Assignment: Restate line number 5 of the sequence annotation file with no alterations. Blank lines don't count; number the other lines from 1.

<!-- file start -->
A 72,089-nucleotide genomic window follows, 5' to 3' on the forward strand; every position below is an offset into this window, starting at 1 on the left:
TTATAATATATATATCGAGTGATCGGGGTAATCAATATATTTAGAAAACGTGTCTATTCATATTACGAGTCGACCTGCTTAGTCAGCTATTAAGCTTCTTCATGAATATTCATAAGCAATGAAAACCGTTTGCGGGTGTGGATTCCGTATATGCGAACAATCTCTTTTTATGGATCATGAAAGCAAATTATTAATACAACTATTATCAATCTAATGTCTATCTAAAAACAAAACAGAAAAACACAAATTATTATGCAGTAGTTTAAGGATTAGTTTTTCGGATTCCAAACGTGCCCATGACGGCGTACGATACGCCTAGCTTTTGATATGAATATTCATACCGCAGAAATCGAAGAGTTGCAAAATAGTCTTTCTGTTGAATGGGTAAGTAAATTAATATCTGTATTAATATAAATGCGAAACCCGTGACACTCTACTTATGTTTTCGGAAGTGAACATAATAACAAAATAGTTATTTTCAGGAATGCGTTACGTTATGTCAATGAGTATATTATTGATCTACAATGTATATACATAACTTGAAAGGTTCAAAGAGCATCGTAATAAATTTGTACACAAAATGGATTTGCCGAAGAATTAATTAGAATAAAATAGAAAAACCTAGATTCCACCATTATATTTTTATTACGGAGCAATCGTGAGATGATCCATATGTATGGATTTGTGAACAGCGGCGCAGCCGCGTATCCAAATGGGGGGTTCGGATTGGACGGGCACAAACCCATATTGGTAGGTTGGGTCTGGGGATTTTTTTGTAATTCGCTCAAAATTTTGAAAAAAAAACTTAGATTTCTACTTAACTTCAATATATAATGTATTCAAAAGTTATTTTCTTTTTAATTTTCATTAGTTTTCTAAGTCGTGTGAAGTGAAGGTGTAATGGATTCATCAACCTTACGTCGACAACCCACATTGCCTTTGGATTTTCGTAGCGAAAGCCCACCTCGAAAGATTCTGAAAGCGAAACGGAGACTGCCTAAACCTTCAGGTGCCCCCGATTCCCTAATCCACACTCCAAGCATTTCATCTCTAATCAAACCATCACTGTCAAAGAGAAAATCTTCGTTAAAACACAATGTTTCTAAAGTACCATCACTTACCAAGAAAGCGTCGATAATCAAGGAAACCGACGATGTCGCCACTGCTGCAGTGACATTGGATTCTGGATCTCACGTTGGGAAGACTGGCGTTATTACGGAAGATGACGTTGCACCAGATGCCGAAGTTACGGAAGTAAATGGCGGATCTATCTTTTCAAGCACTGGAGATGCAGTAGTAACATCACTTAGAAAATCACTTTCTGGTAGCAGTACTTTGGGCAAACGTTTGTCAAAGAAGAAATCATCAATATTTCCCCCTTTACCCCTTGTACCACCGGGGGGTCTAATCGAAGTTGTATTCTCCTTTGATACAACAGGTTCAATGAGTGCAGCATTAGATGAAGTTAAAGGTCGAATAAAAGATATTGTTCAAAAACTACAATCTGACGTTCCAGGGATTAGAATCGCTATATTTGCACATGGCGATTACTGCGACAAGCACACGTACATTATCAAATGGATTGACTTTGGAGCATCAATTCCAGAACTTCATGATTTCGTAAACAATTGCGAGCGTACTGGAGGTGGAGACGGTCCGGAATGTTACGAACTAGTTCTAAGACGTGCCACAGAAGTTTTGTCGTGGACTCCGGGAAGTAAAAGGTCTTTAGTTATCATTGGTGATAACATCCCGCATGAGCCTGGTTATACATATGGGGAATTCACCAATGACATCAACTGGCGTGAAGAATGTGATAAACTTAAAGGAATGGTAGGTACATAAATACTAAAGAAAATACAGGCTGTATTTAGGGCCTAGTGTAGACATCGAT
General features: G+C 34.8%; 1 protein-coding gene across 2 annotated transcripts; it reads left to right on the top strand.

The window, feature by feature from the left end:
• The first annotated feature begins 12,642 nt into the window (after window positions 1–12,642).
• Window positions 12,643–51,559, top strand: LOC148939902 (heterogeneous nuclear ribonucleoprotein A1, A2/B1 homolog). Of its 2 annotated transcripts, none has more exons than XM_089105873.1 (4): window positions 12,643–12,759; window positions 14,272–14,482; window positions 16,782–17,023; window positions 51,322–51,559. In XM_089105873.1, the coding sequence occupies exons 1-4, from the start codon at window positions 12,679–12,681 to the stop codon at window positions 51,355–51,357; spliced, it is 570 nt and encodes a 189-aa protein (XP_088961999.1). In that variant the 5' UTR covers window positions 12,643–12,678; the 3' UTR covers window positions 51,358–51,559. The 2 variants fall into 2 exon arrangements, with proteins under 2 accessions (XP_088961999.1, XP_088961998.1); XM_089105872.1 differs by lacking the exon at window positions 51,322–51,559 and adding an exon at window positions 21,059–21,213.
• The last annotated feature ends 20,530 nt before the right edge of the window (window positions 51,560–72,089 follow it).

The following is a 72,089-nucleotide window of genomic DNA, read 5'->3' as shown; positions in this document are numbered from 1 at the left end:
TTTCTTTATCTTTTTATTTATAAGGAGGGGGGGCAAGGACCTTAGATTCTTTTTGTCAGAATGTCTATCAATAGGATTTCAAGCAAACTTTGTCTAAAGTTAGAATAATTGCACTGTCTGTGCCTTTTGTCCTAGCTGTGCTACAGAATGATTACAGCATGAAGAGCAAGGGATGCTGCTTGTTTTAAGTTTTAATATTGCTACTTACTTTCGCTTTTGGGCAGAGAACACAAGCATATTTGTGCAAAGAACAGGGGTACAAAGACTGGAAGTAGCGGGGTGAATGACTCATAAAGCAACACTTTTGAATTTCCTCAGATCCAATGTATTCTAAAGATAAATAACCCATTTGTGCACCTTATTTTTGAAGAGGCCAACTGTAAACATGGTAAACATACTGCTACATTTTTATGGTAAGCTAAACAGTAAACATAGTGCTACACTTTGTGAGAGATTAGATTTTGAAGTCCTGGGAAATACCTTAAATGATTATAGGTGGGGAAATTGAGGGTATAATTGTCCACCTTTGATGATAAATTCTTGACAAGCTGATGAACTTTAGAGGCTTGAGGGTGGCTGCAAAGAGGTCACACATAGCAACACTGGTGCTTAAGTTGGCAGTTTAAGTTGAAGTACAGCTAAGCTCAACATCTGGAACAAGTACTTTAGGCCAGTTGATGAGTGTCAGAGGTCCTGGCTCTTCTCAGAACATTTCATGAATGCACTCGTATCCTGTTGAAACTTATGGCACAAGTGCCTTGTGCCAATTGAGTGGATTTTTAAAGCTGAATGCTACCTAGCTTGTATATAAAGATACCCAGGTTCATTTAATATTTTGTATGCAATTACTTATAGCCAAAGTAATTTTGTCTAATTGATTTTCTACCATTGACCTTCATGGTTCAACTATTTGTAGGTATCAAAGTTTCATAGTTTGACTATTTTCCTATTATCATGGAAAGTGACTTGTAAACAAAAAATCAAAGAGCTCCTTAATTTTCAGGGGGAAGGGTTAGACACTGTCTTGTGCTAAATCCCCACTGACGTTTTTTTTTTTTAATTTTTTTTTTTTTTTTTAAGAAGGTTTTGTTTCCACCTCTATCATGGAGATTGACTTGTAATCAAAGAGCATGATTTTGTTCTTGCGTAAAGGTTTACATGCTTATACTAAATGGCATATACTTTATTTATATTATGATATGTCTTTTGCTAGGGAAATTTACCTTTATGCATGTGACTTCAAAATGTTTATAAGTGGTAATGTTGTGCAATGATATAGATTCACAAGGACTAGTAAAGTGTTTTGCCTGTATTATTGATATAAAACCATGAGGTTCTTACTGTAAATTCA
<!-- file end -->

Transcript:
• The first annotated feature begins 12,642 nt into the window (after window positions 1–12,642).